Kilroy Was Here (’47) is more straitlaced stuff, turning a ubiquitous bit of WWII graffiti into a plot hinge for an amiable college campus comedy. “Kilroy Was Here”, emblazoned under the figure of a large nosed peeper looking over a ledge, became a running joke for serviceman, who used it to mark their territory. A version even appears in the WWII Memorial in Washington D.C. Having entered the popular lexicon, Monogram decided to capitalize on it with a film, with the added bonus of teaming Jackie Cooper with Jackie Coogan, the two ex-child stars. That gave exhibitors multiple ways in which to promote it.

Coogan and Cooper play GIs and best friends who embark on diverging paths once out of the service. Coogan plays Pappy Collins, a streetwise scrapper happy to make his living as a taxi cab repairman. Cooper is the ill-fated Johnny Kilroy, eager to take advantage of the GI Bill and climb the social ladder. Kilroy goes to college, but is mistaken for the “Kilroy” the graffiti is based on, and becomes a local celebrity. This gains him entry into a blue nose frat and the attentions of gal reporter Connie (Wanda McKay). It also makes him lose touch with Pappy and his taxi hack pals, so the truth must be revealed.

Karlson is less inventive than Nigh with the Monogram limitations, framing everything in static master shots to keep ahead of the punishing schedule. There are odd bursts of energy here and there though, like a waltz in a parking lot and the stuffy frat ball that turns into a back alley slobberknocker. It was not enough to secure public attention. Kilroy Was Here was supposed to be the first of six in a series, but no sequels were ever produced. Where scary teens are eternal, inside Army jokes turned out to be ephemeral. No matter, as there were more films to make and trends to milk, as Monogram Pictures made 33 other movies in 1947.


February 8, 2011

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With little fanfare, MGM re-started its moribund DVD burn-on-demand service last month. MGM originally offered 27 titles through Amazon’s CreateSpace service in early 2010, only to encounter complaints about cropped aspect ratios. Then last November, it was quietly announced that they were switching to Allied Vaughn’s MOD technology, and making it available to a variety of retailers (now including Movies UnlimitedOldies.comScreen Classics, and Amazon). It’s unclear whether the original MOD titles released in non-anamorphic or cropped versions (like Cold Turkey), will receive updates, but to be safe, I’d stick to the new releases and check the Home Theater Forum for news. The initial release slate is 50, with “an expansion plan to release more than 400 new-to-DVD titles within the next 18 months” (press release here). The first batch of these were rolled out in January, so to get a sense of this promising new venture’s quality, I picked up director Phil Karlson’s caustic film noir, 99 River Street (1953).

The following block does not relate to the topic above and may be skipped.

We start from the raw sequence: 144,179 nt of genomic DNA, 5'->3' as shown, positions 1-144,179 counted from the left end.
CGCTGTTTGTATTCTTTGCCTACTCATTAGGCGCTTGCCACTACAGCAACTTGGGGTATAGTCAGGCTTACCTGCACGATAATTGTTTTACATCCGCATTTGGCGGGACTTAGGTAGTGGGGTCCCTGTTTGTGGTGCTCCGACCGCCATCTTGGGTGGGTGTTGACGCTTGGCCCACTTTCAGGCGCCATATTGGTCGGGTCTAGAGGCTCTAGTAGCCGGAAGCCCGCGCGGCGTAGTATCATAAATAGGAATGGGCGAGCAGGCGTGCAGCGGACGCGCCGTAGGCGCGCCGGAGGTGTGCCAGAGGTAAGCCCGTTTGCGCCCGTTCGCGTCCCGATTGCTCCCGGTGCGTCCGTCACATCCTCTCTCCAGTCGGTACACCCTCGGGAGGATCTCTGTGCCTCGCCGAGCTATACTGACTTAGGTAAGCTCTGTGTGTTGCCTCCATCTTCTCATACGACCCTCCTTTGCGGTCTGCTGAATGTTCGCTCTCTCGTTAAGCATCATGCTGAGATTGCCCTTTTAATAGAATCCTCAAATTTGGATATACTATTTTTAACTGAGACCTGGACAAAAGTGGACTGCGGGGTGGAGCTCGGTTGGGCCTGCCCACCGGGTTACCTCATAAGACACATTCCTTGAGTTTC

(Note:  The For the Love of Film Noir Blog-a-thon, hosted by Ferdy on Films and The Self-Styled Siren, takes place Feb. 14th – 21st to raise money for the Film Noir Foundation‘s efforts to restore Cy Endfield’s The Sound of Fury (1950). I’ll be contributing next week, so consider the following a teaser.  Donate here.)

Presented in a fine progressive transfer from a pristine inky black print, it’s clear MGM is taking their MOD program seriously this time around. [UPDATE: DVD Beaver found the transfer to be interlaced. I didn’t notice this in playback, but they’re always right about these things]. There are no extras. Amazon is offering it at a slight discount for $17.99, while the other sites have it pegged at $19.99.

Made a year after Karlson and lead actor John Payne teamed up for Kansas City Confidential (1952, where Payne’s ex-con is set up to take the fall for an armored car robbery), 99 River Street is a story of failure and provisional redemption. In this version Payne plays Eddie Driscoll, a washed up pug who ritualistically watches the highlights of his championship bout defeat, in which his eye was permanently damaged, hoping for a catharsis that never comes. Repeatedly shown in oblique angle close-ups, his right eye twitches like a maggot in a slab of beef. His wife Pauline, played with icy disdain by Peggie Castle, is a cinched-up former showgirl who yearns for the high life and sees an out in the machinations of  thief Victor Rawlins (Brad Dexter).